Happy March! This is a month where we begin to see signs that spring is near and cold winters are behind us. This is my favorite time of year to sit in the sun, especially before the temperatures reach 100° F in Phoenix, AZ. We think of spring as a time of rebirth. But for those of us who are newly bereaved, we might find it darker and more frightening than ever before. Like the changing seasons, our grief is always moving, evolving, and transforming.
On February 4th, I lost another sister, my oldest sister Lois, my best friend, who passed unexpectedly from natural causes. I could not help comparing this loss to the loss of my younger brother, my younger sister, my friend Karen, mom and dad, and my son Eric. Each one of these provided a vastly unique experience of loss – some causing more pain than others. I found myself walking with heavy steps, hunched over, unsure of what had just happened in my life. I found myself wanting to isolate. I found myself wondering why and how this could have happened. I found myself in a state of shock and surrounded by that fog that we all feel when we lose someone dear to us. You can relate! What I have learned from my losses is that whatever I am feeling is okay, and it is normal!
It is okay to be in shock.
It is okay to feel numb.
It is okay to be in a fog.
It is okay to feel your world has just fallen apart.
In our work at EricsHouse, we help you understand there is no right way or wrong way to grieve. Intense grief may evoke many different feelings and emotions, but it cannot hurt you. And while you do experience deep pain and sorrow, you eventually learn to accept your loss, find hope in living, and move toward a new and different normal. Some things will remain the same, and some may change because life has changed. I encourage you to explore the unknown feelings of pain and sorrow and allow yourself to discover the ways in which your loss can transform you in positive and unexpected ways.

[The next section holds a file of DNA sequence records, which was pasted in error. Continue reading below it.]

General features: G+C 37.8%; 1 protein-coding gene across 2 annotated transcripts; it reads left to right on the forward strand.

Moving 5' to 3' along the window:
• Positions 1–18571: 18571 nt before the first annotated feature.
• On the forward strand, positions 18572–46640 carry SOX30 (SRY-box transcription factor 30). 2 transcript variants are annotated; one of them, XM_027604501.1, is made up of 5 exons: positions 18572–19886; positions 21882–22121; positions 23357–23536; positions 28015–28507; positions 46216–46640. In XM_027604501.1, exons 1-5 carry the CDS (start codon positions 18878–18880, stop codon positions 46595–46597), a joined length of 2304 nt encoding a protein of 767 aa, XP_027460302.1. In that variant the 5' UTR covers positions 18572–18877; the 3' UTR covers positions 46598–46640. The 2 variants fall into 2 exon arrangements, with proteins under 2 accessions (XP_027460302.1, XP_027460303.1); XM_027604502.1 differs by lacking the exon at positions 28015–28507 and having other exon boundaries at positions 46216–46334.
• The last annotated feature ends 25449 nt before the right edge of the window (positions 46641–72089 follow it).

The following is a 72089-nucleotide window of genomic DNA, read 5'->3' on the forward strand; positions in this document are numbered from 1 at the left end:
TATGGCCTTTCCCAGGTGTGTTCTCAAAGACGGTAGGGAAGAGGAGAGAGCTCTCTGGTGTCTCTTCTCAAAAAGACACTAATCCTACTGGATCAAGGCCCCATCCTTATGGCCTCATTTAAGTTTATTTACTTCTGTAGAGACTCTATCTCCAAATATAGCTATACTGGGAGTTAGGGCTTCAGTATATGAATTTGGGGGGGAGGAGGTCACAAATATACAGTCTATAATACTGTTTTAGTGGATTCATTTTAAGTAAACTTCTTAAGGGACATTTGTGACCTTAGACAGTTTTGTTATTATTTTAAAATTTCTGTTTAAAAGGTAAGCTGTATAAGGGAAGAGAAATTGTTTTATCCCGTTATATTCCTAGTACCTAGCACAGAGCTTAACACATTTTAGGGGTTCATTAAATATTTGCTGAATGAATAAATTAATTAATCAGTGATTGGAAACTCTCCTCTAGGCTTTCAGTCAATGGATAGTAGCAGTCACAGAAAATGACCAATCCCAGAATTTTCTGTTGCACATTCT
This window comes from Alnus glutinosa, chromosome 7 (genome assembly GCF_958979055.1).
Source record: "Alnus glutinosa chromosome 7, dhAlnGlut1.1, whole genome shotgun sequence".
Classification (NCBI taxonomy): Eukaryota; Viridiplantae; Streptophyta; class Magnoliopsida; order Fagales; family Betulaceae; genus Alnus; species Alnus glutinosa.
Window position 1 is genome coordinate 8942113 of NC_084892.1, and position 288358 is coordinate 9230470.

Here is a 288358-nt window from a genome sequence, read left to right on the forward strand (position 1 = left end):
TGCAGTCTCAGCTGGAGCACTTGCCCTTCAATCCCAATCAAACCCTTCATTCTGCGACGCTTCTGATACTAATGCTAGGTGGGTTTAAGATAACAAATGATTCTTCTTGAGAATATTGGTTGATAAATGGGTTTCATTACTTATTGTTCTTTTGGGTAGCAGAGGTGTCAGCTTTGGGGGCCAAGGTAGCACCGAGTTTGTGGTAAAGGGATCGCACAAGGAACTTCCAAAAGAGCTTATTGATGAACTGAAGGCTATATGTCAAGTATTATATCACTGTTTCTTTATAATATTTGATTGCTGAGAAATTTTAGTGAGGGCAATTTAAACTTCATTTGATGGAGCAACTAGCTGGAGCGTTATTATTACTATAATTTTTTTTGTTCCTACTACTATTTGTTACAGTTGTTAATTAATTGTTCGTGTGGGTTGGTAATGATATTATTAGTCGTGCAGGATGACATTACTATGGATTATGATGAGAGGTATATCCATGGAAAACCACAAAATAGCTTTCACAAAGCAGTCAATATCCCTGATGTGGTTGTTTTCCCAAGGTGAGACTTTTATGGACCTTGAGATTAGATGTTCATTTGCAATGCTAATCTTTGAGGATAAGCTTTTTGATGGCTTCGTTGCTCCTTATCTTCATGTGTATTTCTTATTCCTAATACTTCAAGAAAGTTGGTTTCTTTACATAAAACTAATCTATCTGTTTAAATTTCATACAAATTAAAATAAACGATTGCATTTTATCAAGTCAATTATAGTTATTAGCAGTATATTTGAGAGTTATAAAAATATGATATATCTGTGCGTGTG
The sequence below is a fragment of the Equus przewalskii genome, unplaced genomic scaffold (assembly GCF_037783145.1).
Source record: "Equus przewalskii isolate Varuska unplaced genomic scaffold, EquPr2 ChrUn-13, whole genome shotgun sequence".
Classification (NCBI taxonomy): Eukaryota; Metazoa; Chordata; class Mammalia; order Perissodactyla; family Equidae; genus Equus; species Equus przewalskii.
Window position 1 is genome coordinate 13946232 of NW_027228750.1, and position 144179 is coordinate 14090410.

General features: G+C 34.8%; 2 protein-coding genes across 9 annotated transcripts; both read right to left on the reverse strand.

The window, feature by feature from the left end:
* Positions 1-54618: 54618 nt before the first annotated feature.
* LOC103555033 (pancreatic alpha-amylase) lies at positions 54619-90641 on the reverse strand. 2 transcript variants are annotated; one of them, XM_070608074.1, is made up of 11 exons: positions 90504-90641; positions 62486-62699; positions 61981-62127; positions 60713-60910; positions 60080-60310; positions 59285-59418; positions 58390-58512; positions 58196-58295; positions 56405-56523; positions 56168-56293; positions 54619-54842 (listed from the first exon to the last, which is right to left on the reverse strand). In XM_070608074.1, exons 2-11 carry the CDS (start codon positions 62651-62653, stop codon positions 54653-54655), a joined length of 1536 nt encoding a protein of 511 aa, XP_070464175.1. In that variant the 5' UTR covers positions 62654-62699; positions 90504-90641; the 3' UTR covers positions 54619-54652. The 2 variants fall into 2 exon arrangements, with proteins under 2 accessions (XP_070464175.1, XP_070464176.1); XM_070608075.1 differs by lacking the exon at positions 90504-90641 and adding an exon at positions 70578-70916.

I often describe grief as the ocean. Learning about your feelings and how you experience your grief allows you to better prepare for its ebbs and flows. Remembering that your pain and sorrow are not constant and can sometimes be unpredictable will help you as you navigate through your process.
Finally, your experience of loss becomes a part of you because your loved one is forever a part of you. We all have different ideas about where our loved one goes when they leave this earth, but they are never gone because they ARE a part of you. They may not be physically here, but they are always with us in our hearts, in our memories and in spirit. We cannot touch them and hold them, but they are an important part of our life’s journey, a part of our past, present, and future.
As for my sister Lois, I wish she were here, and I know that over time I will accept that she left this earth, and I will remember that she lives on in my heart. I will remember her funny, wacky personality, her kindness and generosity, and the love that we shared as sisters. This will be my foundation for healing.